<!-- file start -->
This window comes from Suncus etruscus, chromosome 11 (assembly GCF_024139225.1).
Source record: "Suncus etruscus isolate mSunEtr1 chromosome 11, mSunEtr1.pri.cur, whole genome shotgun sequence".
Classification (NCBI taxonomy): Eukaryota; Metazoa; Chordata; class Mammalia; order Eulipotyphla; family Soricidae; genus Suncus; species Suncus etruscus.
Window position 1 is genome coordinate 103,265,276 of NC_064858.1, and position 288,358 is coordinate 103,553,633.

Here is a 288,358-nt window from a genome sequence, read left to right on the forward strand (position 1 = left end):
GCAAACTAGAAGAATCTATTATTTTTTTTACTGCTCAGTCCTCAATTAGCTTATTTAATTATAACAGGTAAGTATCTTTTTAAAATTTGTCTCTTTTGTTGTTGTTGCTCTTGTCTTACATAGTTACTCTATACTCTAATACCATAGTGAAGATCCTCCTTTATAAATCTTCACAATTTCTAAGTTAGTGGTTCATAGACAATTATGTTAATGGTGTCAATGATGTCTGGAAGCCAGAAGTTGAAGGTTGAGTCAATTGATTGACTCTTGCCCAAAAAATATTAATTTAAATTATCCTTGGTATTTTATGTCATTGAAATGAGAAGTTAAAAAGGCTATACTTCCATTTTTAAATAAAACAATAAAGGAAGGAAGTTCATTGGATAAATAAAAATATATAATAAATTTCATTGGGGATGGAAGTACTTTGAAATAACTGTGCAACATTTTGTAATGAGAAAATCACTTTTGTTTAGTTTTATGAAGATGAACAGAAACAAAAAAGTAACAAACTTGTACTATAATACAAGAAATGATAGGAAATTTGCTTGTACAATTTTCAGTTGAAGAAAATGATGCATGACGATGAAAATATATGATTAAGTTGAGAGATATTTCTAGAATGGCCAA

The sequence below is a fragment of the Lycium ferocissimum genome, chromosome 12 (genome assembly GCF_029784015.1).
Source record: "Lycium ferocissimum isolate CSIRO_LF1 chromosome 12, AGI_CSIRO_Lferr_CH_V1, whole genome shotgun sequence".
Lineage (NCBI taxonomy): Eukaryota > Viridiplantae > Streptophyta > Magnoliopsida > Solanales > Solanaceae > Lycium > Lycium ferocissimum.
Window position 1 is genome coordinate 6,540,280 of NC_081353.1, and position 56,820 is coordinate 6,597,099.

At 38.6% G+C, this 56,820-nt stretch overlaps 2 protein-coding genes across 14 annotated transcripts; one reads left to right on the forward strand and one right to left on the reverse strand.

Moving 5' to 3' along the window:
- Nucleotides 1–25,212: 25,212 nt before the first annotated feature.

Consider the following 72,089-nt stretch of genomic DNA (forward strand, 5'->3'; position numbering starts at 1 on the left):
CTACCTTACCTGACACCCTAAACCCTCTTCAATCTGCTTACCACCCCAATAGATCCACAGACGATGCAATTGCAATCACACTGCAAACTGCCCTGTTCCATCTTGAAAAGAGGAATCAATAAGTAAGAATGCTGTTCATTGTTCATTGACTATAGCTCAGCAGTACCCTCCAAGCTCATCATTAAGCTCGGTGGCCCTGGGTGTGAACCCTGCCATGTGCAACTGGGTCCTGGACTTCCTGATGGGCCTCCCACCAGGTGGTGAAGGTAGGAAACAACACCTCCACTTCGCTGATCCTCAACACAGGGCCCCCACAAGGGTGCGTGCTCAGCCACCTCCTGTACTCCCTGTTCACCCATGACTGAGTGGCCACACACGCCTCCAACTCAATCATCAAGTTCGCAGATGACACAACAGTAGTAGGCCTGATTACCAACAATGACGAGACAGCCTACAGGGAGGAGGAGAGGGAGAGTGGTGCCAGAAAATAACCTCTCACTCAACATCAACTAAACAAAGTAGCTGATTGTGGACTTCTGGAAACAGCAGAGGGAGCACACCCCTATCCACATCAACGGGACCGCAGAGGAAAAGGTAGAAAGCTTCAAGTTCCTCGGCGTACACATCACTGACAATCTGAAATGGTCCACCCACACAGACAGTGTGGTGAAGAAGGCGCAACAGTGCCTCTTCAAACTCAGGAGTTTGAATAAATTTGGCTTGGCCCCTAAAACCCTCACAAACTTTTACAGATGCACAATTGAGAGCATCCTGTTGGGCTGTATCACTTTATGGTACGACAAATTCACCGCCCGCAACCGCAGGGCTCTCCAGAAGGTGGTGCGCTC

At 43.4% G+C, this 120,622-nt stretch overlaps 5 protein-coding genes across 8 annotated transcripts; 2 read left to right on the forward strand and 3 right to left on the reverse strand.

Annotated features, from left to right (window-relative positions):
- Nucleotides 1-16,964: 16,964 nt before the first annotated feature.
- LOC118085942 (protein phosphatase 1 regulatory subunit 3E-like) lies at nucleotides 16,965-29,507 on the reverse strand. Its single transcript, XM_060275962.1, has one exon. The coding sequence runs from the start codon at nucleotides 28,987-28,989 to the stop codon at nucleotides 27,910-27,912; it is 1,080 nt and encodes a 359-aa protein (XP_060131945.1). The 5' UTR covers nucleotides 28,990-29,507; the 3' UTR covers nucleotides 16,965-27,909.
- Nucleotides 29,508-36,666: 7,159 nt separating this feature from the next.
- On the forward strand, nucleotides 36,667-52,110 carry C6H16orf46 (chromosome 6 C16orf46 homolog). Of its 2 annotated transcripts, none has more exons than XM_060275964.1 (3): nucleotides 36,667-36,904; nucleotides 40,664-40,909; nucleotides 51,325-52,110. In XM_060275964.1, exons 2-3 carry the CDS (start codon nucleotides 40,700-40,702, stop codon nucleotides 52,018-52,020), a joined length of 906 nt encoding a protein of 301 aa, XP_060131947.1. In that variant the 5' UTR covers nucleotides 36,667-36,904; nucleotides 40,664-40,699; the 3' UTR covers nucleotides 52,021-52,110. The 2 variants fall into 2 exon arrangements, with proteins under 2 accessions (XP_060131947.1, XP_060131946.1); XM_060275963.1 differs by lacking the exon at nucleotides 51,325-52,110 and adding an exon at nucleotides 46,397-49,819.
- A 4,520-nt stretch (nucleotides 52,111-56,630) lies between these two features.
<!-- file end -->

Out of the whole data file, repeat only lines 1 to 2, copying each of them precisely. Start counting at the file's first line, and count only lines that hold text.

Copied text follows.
This window comes from Suncus etruscus, chromosome 11 (assembly GCF_024139225.1).
Source record: "Suncus etruscus isolate mSunEtr1 chromosome 11, mSunEtr1.pri.cur, whole genome shotgun sequence".